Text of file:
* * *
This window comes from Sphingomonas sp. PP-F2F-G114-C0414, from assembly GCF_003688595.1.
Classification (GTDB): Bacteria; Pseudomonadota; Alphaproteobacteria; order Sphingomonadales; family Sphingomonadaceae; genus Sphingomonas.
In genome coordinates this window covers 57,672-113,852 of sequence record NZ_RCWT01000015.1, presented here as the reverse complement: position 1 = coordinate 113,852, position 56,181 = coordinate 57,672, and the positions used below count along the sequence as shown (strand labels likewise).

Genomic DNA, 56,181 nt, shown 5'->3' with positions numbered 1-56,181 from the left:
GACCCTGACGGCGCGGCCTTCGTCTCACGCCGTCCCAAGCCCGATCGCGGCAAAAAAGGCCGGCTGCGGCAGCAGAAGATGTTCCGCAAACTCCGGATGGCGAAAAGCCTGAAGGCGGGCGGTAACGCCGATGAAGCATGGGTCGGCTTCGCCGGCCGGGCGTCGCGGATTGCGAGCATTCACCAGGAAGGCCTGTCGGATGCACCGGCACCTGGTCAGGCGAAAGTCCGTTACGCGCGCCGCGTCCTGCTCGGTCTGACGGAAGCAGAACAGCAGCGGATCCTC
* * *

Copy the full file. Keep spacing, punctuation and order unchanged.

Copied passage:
This window comes from Sphingomonas sp. PP-F2F-G114-C0414, from assembly GCF_003688595.1.
Classification (GTDB): Bacteria; Pseudomonadota; Alphaproteobacteria; order Sphingomonadales; family Sphingomonadaceae; genus Sphingomonas.
In genome coordinates this window covers 57,672-113,852 of sequence record NZ_RCWT01000015.1, presented here as the reverse complement: position 1 = coordinate 113,852, position 56,181 = coordinate 57,672, and the positions used below count along the sequence as shown (strand labels likewise).

Genomic DNA, 56,181 nt, shown 5'->3' with positions numbered 1-56,181 from the left:
GACCCTGACGGCGCGGCCTTCGTCTCACGCCGTCCCAAGCCCGATCGCGGCAAAAAAGGCCGGCTGCGGCAGCAGAAGATGTTCCGCAAACTCCGGATGGCGAAAAGCCTGAAGGCGGGCGGTAACGCCGATGAAGCATGGGTCGGCTTCGCCGGCCGGGCGTCGCGGATTGCGAGCATTCACCAGGAAGGCCTGTCGGATGCACCGGCACCTGGTCAGGCGAAAGTCCGTTACGCGCGCCGCGTCCTGCTCGGTCTGACGGAAGCAGAACAGCAGCGGATCCTC